The people vow to keep God at the center of their lives as they move back into Jerusalem both by choice and by draft.
If all the generations prior to you have been people who listened to God and eventually rejected him, what is the likelihood that your generation is going to be different?
In chapter 7 the wall is finished. The city is safe, but not yet “alive.” In chapter 8 the people long to know God so they ask Ezra the priest to teach them the Law.
In chapter 5, the problems Nehemiah and the Isrealites encounter are inflicted from within the community itself. In Chapter 6 Nehemiah is tested. Is he the kind of leader who fears God? Or is he the kind of leader who thinks too highly of himself and had been seduced by the power of leadership?
Chapter 3 paints a picture of community, including the main point that we should begin serving the body by working on “the broken wall in front of our own house.” Chapter 4 records the opposition they face and the leadership they need.
The message of Nehemiah is restoration. The book records how God moved Nehemiah to lead the people to rebuild the walls of Jerusalem in approximately 446 BC. As the story unfolds, we see God restore godly leadership to Israel, restore the walls of Jerusalem, restore the broken faith of the people, restore a sense of community and heritage as God’s people, and restore the people’s knowledge of the God’s word and their desire to love and obey Him.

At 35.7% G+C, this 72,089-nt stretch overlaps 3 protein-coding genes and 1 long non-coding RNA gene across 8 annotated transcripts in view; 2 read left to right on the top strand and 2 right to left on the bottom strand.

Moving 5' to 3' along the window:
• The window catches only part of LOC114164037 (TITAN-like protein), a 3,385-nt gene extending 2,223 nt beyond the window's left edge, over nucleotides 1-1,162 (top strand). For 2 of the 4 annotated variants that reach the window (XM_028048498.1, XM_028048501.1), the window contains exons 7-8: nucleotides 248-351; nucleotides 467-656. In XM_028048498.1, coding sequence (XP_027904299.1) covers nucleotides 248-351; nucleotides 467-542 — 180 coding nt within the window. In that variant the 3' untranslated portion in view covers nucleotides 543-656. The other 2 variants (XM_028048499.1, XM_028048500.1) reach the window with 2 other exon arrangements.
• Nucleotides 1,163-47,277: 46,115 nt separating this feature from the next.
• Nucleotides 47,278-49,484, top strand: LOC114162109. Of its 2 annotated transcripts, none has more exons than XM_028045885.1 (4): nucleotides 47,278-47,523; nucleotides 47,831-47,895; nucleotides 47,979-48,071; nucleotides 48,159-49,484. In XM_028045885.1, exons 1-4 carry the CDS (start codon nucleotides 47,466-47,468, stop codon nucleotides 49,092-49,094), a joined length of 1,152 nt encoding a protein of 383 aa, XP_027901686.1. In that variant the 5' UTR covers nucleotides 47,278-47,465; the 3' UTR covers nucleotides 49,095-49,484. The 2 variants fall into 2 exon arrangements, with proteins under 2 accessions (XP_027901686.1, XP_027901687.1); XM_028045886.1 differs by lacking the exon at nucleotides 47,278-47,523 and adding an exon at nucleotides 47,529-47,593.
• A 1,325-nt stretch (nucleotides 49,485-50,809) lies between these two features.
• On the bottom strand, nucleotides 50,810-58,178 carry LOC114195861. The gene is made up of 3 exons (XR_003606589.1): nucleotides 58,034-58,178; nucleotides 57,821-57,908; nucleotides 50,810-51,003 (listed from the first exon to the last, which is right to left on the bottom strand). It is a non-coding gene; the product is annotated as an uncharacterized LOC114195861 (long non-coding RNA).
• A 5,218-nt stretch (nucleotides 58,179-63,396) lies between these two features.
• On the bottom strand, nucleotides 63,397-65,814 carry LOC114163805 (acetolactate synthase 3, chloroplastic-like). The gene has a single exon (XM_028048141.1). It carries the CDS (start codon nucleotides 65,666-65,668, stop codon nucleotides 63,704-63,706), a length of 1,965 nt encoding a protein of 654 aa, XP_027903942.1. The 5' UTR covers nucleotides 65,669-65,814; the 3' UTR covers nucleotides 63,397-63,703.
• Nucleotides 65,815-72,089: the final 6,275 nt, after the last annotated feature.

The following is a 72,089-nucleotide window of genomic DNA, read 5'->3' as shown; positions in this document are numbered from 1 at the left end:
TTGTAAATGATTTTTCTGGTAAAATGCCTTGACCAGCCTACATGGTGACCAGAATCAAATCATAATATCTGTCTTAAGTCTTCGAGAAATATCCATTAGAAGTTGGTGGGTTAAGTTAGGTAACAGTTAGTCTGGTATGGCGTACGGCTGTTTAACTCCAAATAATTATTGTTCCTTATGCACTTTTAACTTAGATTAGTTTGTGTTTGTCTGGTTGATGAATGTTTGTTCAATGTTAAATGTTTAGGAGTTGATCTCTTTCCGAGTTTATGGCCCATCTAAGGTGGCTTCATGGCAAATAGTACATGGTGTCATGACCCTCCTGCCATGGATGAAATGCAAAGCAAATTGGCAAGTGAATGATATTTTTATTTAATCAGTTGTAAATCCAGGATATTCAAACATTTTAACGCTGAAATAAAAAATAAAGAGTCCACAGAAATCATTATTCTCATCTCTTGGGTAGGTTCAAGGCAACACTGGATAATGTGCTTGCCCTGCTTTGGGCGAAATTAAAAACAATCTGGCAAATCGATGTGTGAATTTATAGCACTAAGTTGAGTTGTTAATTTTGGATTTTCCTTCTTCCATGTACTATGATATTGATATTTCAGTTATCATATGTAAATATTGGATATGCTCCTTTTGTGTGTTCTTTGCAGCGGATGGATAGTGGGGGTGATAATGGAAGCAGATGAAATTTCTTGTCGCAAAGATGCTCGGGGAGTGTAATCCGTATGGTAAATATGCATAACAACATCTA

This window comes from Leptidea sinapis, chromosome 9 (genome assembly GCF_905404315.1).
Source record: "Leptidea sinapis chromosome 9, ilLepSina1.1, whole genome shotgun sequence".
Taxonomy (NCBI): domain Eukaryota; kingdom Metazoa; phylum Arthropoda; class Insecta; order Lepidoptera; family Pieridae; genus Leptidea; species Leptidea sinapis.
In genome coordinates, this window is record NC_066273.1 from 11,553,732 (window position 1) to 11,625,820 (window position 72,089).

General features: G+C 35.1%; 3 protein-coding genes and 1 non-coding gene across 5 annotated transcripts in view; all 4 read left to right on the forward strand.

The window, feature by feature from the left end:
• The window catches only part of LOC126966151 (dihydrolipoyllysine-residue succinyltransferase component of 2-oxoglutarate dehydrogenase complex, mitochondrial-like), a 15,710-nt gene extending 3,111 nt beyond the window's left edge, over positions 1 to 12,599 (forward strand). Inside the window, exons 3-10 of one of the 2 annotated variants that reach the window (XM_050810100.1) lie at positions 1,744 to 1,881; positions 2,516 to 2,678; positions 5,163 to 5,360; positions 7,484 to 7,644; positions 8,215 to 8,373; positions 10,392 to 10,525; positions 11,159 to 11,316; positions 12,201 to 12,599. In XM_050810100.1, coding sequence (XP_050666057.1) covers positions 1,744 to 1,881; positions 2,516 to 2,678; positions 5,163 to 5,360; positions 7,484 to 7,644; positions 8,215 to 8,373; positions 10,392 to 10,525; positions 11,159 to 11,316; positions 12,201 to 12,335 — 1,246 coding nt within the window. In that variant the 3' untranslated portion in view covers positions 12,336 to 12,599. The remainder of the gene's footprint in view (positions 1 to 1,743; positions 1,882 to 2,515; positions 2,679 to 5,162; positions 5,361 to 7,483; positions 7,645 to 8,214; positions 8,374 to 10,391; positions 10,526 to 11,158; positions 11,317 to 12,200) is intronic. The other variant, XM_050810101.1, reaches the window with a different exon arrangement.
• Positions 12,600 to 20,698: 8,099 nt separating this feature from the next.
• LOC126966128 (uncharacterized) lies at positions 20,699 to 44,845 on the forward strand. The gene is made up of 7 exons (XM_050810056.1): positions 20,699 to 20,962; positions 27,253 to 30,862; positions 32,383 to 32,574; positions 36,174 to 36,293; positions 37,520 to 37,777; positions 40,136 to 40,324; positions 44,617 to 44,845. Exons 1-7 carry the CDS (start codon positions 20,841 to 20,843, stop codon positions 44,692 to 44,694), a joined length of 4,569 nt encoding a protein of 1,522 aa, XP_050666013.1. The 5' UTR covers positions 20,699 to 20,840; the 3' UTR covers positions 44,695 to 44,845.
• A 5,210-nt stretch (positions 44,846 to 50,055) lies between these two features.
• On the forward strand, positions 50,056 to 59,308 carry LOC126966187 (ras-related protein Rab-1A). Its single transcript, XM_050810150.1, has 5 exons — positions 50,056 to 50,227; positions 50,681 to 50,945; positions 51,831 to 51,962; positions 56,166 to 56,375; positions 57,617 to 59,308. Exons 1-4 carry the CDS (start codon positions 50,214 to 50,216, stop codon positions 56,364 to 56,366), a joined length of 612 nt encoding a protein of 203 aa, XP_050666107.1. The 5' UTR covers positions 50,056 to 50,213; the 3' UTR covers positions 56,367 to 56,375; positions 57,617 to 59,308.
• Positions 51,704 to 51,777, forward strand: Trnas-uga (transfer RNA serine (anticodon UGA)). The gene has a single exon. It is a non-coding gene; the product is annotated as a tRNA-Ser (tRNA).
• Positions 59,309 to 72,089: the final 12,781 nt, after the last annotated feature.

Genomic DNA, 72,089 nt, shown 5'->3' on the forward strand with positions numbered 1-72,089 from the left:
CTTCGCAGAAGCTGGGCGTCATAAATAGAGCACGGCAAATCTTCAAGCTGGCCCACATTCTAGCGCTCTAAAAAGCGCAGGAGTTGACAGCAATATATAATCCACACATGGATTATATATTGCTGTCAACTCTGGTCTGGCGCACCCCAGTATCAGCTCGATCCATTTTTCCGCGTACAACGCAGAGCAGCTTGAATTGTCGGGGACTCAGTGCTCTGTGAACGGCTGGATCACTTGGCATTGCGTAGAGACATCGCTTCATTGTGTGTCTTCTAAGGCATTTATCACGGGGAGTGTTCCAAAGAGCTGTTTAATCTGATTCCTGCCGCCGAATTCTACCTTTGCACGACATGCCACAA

Today’s leaders promise hope and change only to deliver corruption and scandal. We elect bright promising outsiders who go to Washington and immediately become insiders. They cease fighting for the ideals they promised in the campaign and start fighting to keep themselves in power. Who can make things right? Who will help us out of this mess?
How do you know when a ministry is working? Numbers do not always reflect an accurate picture. These questions will help.
Failed CEOs shared these 7 habits. What about leaders in the church?
Take this highly unscientific quiz to diagnose your discouragement style—then find out what to do about it. Do you match Elijah, Moses, John the Baptist, or Gideon?
Paul’s relationship with the Galatians teaches us 5 principles of biblical leadership.